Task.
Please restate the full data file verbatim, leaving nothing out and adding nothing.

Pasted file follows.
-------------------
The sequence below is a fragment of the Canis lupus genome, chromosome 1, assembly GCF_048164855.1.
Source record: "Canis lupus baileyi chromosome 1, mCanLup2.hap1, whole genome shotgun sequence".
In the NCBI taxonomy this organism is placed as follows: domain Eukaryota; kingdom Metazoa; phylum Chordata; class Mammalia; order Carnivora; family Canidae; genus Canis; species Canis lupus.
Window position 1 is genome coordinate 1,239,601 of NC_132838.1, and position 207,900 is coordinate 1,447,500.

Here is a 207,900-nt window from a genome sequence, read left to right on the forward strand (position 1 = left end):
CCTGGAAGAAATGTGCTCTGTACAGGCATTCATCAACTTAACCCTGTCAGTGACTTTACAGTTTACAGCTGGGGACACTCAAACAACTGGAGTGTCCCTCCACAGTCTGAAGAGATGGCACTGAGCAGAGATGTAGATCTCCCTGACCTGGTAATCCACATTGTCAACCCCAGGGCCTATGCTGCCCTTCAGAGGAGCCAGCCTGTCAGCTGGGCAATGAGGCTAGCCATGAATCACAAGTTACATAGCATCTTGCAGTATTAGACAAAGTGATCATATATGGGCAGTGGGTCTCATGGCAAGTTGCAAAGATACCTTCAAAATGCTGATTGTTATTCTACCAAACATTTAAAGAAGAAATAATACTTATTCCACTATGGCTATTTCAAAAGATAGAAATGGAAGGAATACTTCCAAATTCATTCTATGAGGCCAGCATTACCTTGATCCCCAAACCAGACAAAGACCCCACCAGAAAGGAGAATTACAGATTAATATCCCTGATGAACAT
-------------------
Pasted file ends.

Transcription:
The sequence below is a fragment of the Canis lupus genome, chromosome 1, assembly GCF_048164855.1.
Source record: "Canis lupus baileyi chromosome 1, mCanLup2.hap1, whole genome shotgun sequence".
In the NCBI taxonomy this organism is placed as follows: domain Eukaryota; kingdom Metazoa; phylum Chordata; class Mammalia; order Carnivora; family Canidae; genus Canis; species Canis lupus.
Window position 1 is genome coordinate 1,239,601 of NC_132838.1, and position 207,900 is coordinate 1,447,500.

Here is a 207,900-nt window from a genome sequence, read left to right on the forward strand (position 1 = left end):
CCTGGAAGAAATGTGCTCTGTACAGGCATTCATCAACTTAACCCTGTCAGTGACTTTACAGTTTACAGCTGGGGACACTCAAACAACTGGAGTGTCCCTCCACAGTCTGAAGAGATGGCACTGAGCAGAGATGTAGATCTCCCTGACCTGGTAATCCACATTGTCAACCCCAGGGCCTATGCTGCCCTTCAGAGGAGCCAGCCTGTCAGCTGGGCAATGAGGCTAGCCATGAATCACAAGTTACATAGCATCTTGCAGTATTAGACAAAGTGATCATATATGGGCAGTGGGTCTCATGGCAAGTTGCAAAGATACCTTCAAAATGCTGATTGTTATTCTACCAAACATTTAAAGAAGAAATAATACTTATTCCACTATGGCTATTTCAAAAGATAGAAATGGAAGGAATACTTCCAAATTCATTCTATGAGGCCAGCATTACCTTGATCCCCAAACCAGACAAAGACCCCACCAGAAAGGAGAATTACAGATTAATATCCCTGATGAACAT